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3 things to know about COVID-19 clusters in Sacramento area – KCRA Sacramento

The number of coronavirus cases is on the rise in California and health officials are increasingly concerned about COVID clusters in multiple neighborhoods. WHERE ARE THE COVID CLUSTERS HAPPENING?In Sacramento, the city’s Meadowview neighborhood south of Florin Road is a COVID hot spot, with 521 cases in the 95823 ZIP code, according to Sacramento County’s…


3 things to know about COVID-19 clusters in Sacramento area – KCRA Sacramento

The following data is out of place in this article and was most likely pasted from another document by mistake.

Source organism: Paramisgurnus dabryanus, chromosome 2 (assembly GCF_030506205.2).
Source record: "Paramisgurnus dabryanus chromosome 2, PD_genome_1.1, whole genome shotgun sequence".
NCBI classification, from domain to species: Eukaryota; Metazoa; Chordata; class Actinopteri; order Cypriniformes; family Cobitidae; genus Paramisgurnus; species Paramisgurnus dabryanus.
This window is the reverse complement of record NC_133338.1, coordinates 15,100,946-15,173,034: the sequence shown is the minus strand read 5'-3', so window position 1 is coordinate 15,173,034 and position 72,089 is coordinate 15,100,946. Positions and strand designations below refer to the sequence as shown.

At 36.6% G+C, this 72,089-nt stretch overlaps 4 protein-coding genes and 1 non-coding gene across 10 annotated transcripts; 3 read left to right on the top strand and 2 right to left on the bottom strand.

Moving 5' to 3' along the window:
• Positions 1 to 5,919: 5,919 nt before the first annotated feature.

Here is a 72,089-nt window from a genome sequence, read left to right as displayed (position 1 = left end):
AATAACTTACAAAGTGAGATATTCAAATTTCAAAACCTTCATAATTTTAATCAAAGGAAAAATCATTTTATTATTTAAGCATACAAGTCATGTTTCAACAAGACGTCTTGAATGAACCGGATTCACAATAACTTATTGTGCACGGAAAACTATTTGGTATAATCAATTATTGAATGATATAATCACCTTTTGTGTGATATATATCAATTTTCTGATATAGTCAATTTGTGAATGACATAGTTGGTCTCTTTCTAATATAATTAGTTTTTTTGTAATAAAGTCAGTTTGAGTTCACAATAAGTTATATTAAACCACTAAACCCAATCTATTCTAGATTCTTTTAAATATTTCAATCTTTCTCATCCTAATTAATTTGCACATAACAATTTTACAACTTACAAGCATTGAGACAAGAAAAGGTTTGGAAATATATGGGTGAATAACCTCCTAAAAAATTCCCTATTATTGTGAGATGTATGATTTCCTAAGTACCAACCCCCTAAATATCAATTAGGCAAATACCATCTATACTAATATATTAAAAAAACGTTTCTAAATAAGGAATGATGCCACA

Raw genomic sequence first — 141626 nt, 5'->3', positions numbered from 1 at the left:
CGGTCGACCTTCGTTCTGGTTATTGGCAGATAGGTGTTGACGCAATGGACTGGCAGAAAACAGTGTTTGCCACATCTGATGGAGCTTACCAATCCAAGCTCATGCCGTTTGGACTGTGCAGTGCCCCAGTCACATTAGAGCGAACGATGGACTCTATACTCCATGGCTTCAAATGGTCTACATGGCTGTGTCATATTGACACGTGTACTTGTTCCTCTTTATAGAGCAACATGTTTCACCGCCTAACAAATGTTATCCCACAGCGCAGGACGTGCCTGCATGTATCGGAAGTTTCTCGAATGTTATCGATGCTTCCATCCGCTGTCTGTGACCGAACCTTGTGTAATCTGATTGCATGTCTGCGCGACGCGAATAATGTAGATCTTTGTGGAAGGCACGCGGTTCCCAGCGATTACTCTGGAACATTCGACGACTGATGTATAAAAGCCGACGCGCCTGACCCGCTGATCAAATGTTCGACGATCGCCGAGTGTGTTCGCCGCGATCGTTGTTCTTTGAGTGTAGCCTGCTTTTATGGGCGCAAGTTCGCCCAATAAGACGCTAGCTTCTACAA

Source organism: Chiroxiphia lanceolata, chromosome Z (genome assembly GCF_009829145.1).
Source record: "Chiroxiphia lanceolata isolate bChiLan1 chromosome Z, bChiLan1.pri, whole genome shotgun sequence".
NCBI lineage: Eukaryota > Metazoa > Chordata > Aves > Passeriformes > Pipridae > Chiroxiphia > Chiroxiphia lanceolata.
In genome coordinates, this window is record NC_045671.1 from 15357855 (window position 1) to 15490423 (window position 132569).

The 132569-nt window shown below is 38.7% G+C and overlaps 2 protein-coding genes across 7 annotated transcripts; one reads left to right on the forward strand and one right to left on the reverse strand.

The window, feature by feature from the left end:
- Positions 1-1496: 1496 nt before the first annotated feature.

The number of coronavirus cases is on the rise in California and health officials are increasingly concerned about COVID clusters in multiple neighborhoods. WHERE ARE THE COVID CLUSTERS HAPPENING?In Sacramento, the city’s Meadowview neighborhood south of Florin Road is a COVID hot spot, with 521 cases in the 95823 ZIP code, according to Sacramento County’s public health dashboard. “The district has a high concentration of essential workers,” said Sacramento city councilman Larry Carr. “Those people who had to go to work during the virus. They cannot telecommute,” Carr said. “They didn’t have jobs that allow them to do that. They suffered a significant exposure to the virus.”Carr added, “They were the garbage workers, hotel maids, people who have to come into contact with people every day and their jobs don’t lend themselves to telecommuting.”Sacramento’s Del Paso Heights neighborhood is another COVID hot spot, with 288 confirmed cases in the 95838 ZIP code, represented by city councilman Allen Warren.“African Americans, Hispanics and Asians make up the majority of those communities,” Warren said. “And they tend to be communities where you have larger households. So people are living together more closely and actually in smaller homes.”But even in communities like Galt – in the southern part of Sacramento County – where housing is less dense, COVID cases are on the rise – with 220 cases overall. Contact tracing shows much of it is due to private gatherings – and from people who won’t wear masks or face coverings, according to Galt city manager Tom Haglund.“I think there has been a predisposition, unfortunately, in Galt to not believe that wearing masks or observing social distancing is something that folks want to follow,” Haglund said. “I think there is COVID-19 fatigue.”Haglund added, “We’ve had some businesses that have simply refused to do that — don’t want to do that, sometimes claiming that COVID is a hoax.”But COVID is no hoax – and California as a whole is seeing more people testing positive – and ending up in the hospital – especially in San Joaquin County, another hot spot. “Our hospital surge beds are at about 70% capacity,” said Dr. Maggie Park, San Joaquin County’s public health officer. “But our ICU beds are at 121% capacity, which means we are over capacity. We are in surge mode,” Park said. WHO’S GETTING INFECTED?Most of the new people getting COVID-19 in California are young.“The highest number of COVID cases is coming from our 18- to 44-year-old age group,” Park told KCRA 3. “Specifically, the 25- to 35-year-olds are contributing greatly to our COVID case count.”There is also an ethnic divide in terms of who’s contracting the virus.“Seems to be that we have a growth in the Hispanic or Latino population to the point where, although they don’t make up as much as 60% of the population, they contribute to 60% or more of our COVID case count,” Park stated.The demographics are similar in Sacramento County, where public health officer Dr. Olivia Kasirye told KCRA 3, “When you look at the numbers, especially lately, over 70% that are getting it are the young adult age group 18-49.”And those young people are typically working hard – and in some cases, partying hard too. “We believe the reason for this is because the young set of people are the adults who are working,” Park said. “But they are also the adults who are playing. They seem to be gathering socially and then taking it to work and sharing it there.”And in Sacramento County, “In a number of the clusters that we have worked on is that it was somebody who went to a gathering with mild symptoms and then passed it on to other people,” Kasirye told KCRA 3. Councilman Carr added that his District 8, “has a concentration of multi-generational families – people with grandparents, parents, children and sometimes grandchildren who are living in the same household. And that increases the exposure to the virus as well.”WHAT CAN BE DONE TO SLOW THE SPREAD?“First of all, we have to test and get the testing near where people live,” said Carr. “You can’t put the testing sites in remote parts of 95823 (ZIP code) and expect a lot of people to participate.”“I have been very frustrated that we have not placed testing centers near people – especially the people of Meadowview,” Carr said. Carr also wants to see more efforts to reach out to the public about the dangers of spreading the coronavirus. “I have been urging my councilmembers to devote a full 10% of the $89 million COVID CARES (Act) money to outreach,” Carr said. “Ten percent to making sure that people understand what the other $79 million is supposed to do.”Carr added, “Increase the ways of communicating with people that don’t involve a computer and don’t involve them accessing the city’s web site. Go to where the people are.”“We got to work together,” said Warren. “We got to lock hands.”“We’re stronger and more healthy working together than we are individually,” Warren told KCRA 3.San Joaquin County’s public health officer Dr. Maggie Park added, “Wear your mask. Do what you can to contribute to the overall decrease in the transmission of the spread of COVID.””Although people might be tired to hear it, the message is still the same: Stay home,” Park said.